Dare to Dream: Perseverance

Sunday’s Scripture ~ Deuteronomy 34:1-12.

This past weekend I had the privilege of attending the first Florida Conference Spring Confirmation Retreat with TUMC’s Confirmands. Under the wonderful leadership of Alaine Gorman and the incredible mentoring of Dan Hood, our students had a fantastic weekend of learning, fellowshipping, and maturing in their faith.

I heard the worship speaker was pretty good, too. *wink*

One of our Saturday activities was to complete elements on a low-ropes challenge course. These elements typically involve balancing in tight spaces, steadying in large spaces, and maneuvering in narrow spaces. And for fun…why not complete the element without talking…or out of a group of nine, only one person can talk…

And it is not uncommon to select the least verbose in the group for this speaking role.

Low-ropes challenge course elements encourage critical thinking, communication, and teamwork – sounds like a good recipe for mindful and engaged leadership in the local church! During their time on the course, we watched our students find their voices, take the lead, encourage another leader, and take risks.

One element was a 12×12 grid. Their task: move from one side of the grid to another, one square at a time, according to a map that only the low-ropes facilitator could see and the students had to figure out through trial and error. Some students stepped from their starting square to the next potential square with great enthusiasm while others were cautious in not wanting to fail. They did not want to let down the team. They wanted to be correct in their choices. It was clear they wanted to succeed, to win.

It is good to want to be correct and successful. But I know that I miss out on the deeper meaning of experiences when I am tunnel-visioned on correctness and success.

It bear repeating – when you have the choice between being right and kind – choose to be kind.

Together the team of nine students – TUMC’s five and four from Peace UMC in Orlando – completed the maze. That was their last element before lunch. As we walked back to the lodge I asked the students about how the felt when they chose a correct square on the grid versus an incorrect square. Some said it was exciting; they would get to immediately try for another correct square. Others mentioned how their correct guess contributed to the team’s goal of revealing the entire map.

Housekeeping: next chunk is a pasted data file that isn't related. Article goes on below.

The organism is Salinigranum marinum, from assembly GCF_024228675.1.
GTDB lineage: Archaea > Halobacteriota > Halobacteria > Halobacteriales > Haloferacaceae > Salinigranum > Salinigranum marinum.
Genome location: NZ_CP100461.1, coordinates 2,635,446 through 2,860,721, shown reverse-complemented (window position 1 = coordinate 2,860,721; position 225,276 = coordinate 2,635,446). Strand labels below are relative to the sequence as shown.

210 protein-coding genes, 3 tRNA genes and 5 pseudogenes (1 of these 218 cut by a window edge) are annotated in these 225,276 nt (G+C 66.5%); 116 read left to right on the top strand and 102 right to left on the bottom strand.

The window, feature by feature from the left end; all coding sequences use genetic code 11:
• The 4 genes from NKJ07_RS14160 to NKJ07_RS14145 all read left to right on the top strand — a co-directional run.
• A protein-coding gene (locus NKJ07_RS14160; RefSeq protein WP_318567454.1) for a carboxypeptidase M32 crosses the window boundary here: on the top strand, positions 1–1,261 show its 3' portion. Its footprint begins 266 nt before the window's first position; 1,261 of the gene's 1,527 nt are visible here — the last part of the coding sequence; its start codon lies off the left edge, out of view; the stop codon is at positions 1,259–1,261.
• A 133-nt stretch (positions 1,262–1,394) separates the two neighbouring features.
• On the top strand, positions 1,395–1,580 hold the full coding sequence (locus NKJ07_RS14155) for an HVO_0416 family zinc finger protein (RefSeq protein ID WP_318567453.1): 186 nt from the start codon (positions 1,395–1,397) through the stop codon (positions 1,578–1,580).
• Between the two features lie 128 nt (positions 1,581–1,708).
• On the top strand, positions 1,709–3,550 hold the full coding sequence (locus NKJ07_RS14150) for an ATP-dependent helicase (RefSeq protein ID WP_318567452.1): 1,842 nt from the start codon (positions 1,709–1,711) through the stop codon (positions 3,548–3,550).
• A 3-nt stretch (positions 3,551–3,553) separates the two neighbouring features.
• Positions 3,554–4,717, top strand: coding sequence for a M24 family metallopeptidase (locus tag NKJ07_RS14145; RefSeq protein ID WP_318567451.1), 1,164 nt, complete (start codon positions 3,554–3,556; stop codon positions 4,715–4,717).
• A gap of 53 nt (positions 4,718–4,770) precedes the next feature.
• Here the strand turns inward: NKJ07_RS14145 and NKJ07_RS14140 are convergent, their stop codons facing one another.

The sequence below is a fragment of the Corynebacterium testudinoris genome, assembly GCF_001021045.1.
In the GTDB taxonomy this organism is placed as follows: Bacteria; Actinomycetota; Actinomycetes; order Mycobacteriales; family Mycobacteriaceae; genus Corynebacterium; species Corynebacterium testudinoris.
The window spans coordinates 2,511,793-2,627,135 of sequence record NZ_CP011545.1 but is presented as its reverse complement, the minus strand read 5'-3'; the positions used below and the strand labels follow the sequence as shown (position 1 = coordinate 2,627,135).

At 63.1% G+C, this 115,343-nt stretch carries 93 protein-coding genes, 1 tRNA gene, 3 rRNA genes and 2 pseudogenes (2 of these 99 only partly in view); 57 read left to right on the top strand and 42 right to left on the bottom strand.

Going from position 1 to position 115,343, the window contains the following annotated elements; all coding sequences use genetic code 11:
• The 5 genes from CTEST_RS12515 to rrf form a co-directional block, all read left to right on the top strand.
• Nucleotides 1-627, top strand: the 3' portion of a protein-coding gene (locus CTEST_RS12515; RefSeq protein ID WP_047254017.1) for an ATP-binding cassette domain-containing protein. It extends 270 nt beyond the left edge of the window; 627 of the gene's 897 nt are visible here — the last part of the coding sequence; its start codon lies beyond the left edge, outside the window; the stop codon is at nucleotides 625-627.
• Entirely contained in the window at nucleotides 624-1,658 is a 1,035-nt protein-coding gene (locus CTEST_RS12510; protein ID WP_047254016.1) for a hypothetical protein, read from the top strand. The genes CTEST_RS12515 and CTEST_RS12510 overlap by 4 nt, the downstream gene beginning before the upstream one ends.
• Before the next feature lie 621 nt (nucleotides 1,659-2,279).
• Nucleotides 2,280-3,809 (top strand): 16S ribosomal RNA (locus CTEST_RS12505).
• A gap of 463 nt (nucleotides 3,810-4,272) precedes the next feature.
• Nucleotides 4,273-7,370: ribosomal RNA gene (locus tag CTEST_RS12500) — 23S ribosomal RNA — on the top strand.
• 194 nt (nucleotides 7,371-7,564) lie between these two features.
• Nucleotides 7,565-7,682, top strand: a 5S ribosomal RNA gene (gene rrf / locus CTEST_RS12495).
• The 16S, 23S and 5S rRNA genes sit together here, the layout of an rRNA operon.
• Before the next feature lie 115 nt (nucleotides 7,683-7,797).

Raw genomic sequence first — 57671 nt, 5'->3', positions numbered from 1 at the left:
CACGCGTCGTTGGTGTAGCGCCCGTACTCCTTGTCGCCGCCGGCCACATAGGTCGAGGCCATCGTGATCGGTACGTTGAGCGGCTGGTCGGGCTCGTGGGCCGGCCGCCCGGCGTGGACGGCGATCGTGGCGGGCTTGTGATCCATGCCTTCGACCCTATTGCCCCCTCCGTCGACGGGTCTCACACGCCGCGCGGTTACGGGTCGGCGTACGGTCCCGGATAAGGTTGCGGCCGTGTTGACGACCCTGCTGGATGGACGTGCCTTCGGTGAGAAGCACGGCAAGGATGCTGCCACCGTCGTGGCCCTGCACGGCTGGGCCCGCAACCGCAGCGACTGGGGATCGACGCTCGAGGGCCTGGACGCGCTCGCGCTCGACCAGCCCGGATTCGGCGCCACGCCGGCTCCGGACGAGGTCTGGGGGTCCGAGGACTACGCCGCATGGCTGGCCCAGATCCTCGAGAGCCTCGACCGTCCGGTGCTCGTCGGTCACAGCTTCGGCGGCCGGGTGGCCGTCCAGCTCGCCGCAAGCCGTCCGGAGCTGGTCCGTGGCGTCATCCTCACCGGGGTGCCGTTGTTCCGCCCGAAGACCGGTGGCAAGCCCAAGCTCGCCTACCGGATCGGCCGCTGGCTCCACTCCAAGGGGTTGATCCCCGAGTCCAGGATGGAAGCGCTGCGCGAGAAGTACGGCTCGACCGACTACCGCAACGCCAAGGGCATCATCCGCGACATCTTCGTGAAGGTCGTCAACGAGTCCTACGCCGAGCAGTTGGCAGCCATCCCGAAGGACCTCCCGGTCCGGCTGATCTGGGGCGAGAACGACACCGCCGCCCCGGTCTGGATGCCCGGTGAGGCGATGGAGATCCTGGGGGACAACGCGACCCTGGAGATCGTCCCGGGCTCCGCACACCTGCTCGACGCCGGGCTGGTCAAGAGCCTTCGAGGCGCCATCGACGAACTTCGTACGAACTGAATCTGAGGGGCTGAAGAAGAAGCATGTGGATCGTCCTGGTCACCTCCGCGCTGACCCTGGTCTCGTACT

I mentioned how I thought their incorrect guesses also contributed to the team’s goal of revealing the entire map. They sat with that one for a minute. And then one said…”Oh, I guess that is what they mean by failing forward.”

That is it exactly. We try. We fail. We keep trying. We fail some more. And as long as we rise one more time than we fall or fail, we will succeed.

The rising – that is perseverance.

I am so proud of our Confirmands – of the faithful work they started in November and will bring to conclusion in their Confirmation Service this Spring. These students are bright, creative, thoughtful, and have some sass.

I like the sass.

They give me hope for the future of the church. Together with them under the guidance of the Holy Spirit, may we all persevere towards God’s Kingdom. May we all rise.

Prayer: “High King of heaven, my victory won, may I reach heaven’s joys, O bright heaven’s Sun! Heart of my own heart, whatever befall, still be my vision, O Ruler of all.”* Amen.

*“Be Thou My Vision,” The United Methodist Hymnal451.

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Lessons In Leadership ~ Learn or Repeat

Sunday’s Scripture ~ Psalm 51:1-12.

Joshua’s new favorite pastime? Doors. He loves doors.